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Public health

New research highlights lack of understanding among commissioners and public about pharmacy services

A survey of pharmacy team members, NHS commissioners, LPC officers and members of the public reveals barriers that community pharmacy faces.

The barriers that community pharmacy faces in reaching its potential to improve public health have been highlighted in new research commissioned by Public Health England (PHE) and the Royal Society for Public Health.

The findings, published on 29 November 2016 in the ‘Building Capacity’ report, were based on the views of pharmacy teams, members of the public, NHS commissioners and chief officers of local pharmaceutical committees (LPCs).

Just over three quarters of NHS commissioners (76%) said that pharmacy is underused. A similar proportion (74%) of pharmacy team members held the same view, although the figure fell to 63% for staff working in healthy living pharmacies.

Commissioners also said that the lack of pharmacy representation on local authority health and well-being boards was hampering progress. Fewer than one in five (18%) of the 99 commissioners questioned said that their board had a pharmacy representative.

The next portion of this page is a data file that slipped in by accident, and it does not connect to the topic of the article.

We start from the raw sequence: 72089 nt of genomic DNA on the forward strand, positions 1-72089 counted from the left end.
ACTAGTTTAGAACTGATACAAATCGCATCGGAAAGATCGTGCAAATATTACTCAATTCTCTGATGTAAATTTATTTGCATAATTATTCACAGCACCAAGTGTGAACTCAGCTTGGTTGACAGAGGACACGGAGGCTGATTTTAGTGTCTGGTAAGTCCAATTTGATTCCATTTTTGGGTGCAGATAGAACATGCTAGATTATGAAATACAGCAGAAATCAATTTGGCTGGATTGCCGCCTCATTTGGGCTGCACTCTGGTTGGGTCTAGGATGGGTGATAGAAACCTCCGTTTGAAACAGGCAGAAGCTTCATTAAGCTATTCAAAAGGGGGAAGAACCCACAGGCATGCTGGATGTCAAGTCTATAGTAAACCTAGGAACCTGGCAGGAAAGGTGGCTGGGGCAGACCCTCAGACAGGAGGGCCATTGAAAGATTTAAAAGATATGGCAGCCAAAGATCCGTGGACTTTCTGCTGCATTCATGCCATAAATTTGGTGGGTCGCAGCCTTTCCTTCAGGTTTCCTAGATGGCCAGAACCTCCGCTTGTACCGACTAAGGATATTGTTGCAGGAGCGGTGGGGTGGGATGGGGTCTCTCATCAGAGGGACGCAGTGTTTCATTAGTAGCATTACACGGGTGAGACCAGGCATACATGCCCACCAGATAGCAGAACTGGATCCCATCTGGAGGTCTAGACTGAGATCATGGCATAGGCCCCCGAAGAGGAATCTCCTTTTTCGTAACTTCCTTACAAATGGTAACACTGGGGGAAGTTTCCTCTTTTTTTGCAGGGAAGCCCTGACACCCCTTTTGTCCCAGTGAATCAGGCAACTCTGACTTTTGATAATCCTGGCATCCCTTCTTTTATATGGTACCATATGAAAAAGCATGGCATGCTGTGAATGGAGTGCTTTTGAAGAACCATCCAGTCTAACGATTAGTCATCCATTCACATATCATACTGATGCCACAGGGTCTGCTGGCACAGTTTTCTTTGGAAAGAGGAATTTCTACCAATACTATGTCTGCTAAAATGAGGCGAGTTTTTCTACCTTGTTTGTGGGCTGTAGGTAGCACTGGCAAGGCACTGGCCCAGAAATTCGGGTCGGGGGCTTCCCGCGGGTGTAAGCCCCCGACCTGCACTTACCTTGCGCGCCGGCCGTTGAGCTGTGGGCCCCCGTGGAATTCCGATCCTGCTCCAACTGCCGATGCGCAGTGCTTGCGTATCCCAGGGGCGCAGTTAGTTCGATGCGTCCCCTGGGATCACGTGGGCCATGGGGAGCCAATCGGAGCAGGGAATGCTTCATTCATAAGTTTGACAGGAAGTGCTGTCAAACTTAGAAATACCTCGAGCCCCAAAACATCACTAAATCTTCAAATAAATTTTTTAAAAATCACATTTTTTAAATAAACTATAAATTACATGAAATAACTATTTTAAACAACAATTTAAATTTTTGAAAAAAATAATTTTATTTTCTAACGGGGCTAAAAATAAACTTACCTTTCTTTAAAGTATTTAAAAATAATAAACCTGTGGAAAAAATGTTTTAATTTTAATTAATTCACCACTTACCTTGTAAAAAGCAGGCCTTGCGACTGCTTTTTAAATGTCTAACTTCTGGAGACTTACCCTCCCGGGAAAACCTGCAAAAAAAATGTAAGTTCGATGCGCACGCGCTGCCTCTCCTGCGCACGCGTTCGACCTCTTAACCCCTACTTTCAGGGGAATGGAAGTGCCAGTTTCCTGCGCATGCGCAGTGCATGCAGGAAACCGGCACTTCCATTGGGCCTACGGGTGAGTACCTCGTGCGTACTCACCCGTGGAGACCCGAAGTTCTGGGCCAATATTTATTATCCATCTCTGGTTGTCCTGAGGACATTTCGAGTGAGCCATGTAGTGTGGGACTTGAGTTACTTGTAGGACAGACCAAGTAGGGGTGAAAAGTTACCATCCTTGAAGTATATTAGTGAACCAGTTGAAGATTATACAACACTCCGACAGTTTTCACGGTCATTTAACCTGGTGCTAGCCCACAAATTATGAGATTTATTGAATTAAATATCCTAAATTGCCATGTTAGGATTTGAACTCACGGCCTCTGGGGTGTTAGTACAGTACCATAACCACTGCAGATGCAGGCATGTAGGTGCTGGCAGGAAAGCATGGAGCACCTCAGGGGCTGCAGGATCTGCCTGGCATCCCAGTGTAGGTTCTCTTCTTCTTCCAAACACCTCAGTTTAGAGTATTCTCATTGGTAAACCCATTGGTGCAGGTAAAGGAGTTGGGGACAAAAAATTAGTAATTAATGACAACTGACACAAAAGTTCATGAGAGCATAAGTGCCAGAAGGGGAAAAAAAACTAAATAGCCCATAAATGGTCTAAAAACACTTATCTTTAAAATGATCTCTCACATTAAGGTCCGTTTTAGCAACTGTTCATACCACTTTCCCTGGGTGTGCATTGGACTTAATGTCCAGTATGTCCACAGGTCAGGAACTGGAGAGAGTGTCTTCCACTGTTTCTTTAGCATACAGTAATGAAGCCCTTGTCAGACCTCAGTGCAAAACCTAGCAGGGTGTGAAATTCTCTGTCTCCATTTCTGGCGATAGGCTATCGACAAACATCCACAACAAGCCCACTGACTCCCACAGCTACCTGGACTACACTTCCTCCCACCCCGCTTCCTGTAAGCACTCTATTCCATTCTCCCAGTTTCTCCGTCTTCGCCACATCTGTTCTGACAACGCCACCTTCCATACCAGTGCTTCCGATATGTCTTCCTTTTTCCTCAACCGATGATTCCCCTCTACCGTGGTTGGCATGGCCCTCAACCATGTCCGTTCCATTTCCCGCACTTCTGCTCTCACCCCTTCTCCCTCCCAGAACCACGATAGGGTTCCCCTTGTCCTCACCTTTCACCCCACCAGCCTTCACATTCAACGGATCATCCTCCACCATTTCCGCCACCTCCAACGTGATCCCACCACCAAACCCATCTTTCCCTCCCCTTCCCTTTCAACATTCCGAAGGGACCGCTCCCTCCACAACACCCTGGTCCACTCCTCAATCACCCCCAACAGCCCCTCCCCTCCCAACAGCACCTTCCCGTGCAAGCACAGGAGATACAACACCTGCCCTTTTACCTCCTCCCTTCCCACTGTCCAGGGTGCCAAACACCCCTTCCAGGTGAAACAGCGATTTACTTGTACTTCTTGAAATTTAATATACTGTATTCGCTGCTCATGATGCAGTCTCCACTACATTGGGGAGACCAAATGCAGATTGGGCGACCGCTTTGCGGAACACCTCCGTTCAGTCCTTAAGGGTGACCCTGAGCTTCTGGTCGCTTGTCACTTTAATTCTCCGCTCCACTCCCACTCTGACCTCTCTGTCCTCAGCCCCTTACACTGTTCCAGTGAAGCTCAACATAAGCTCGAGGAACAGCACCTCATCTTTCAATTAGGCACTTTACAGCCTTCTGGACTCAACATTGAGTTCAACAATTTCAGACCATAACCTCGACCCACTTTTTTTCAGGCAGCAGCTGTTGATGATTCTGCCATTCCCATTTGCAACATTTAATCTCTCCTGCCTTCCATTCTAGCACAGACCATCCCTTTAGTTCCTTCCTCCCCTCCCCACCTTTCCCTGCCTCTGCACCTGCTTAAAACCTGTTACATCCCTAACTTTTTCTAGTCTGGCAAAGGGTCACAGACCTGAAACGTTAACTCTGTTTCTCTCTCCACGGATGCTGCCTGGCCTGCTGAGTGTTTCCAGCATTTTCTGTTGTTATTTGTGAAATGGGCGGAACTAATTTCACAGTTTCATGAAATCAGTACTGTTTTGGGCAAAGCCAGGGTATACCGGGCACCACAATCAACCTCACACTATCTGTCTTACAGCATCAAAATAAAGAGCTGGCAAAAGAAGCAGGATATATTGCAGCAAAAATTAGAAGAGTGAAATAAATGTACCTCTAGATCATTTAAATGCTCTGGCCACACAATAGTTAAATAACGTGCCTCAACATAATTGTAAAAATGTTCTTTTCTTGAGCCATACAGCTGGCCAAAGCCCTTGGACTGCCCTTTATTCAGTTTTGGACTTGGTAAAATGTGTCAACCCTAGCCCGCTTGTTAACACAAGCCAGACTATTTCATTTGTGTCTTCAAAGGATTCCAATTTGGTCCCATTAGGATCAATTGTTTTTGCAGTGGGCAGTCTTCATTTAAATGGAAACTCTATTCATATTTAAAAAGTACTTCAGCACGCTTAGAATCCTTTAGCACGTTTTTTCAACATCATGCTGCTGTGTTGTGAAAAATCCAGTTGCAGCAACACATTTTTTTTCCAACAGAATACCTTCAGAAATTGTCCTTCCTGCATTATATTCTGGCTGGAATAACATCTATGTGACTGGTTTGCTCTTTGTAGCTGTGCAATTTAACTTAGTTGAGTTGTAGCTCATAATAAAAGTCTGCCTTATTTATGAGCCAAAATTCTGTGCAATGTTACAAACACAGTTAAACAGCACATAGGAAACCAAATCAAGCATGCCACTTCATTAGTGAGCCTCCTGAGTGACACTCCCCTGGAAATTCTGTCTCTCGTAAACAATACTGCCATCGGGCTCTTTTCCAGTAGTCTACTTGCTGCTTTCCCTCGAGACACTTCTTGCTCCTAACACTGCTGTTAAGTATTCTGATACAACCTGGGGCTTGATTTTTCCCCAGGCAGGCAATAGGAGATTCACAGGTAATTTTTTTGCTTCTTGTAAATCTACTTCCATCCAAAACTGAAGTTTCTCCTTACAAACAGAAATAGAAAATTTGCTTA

The report also revealed the general public’s lack of awareness of the range of services available in pharmacies. Only 51% of the 2,000 members of the public questioned were aware that community pharmacists offered influenza vaccinations; 48% knew that they offered emergency hormonal contraception and 44% were aware that the profession could provide NHS health checks.

Nearly three quarters (74%) of the general public were aware that they could be treated for minor ailments at their local pharmacy, the report highlights. However, 50% of the public said they were more likely to visit their GP than a community pharmacist because a family doctor can carry out full examinations, with 44% citing the fact that GPs can refer patients to other services as the reason for seeking advice from a GP.